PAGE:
• Pads
  • Stool softener
  • Tylenol
  • Ibuprofen
  • Water bottle
  • Gum
  • Snack mix
  • Motion
  • Facial wipes
  • Make up remover
  • Journal and pen
  • Nail polish
  • Chapstick
  • Hair bands
  • Slippers
  • Uber and iTunes gift card for a ride/meal/music

The birth mother was so grateful that such a bag was put together just for her and it set a nice tone for the whole stay.

Add in a phenomenal hospital staff who supported the birth mother in every way and often stopped by just to give her a hug or word of encouragement.   Add in a complicated birth that Layton helped with, bringing she and the birth mother closer.  It also didn’t hurt that Layton was herself adopted and understood the importance of birth family in the child’s life and who very much wanted the loving relationship that she didn’t have until much later in adulthood.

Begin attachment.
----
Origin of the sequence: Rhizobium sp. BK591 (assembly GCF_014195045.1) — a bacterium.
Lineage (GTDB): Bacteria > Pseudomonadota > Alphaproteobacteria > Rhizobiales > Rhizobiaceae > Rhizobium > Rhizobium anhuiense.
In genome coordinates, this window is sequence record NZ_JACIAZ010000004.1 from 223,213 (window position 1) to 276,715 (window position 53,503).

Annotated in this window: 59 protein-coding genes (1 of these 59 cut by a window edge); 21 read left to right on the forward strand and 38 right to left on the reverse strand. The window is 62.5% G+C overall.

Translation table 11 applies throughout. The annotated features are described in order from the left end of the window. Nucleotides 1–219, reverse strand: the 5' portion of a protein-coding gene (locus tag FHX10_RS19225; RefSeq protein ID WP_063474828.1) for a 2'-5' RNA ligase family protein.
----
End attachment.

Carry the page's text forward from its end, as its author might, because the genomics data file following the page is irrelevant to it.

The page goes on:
All the ingredients were there for the best adoption experience possible. You may be this fortunate when it is your time to be at the hospital with your child’s birth mother.  However, if not, think of some ways that you can replicate the caring.  For instance, you can have the care bag ready to go and maybe add a few things that are specific to the birth mother’s liking.  (Pay attention to what she does like during your time with her or ask the adoption coordinator).

Alternatively, come up with your own ideas about what will make her feel like the special person she is.

Spring 2019, Adoption Coordinator says ‘”Bring it on!”

For the last ten months I have been the adoption coordinator at Journeys of the Heart.  At first I was thinking about being at hospitals in the middle of the night and all the paperwork that would have to be done.  I knew, though, since I had been the coordinator in the beginning of Journeys, that there were aspects of the job that would be difficult emotionally and some that would be sheer delight.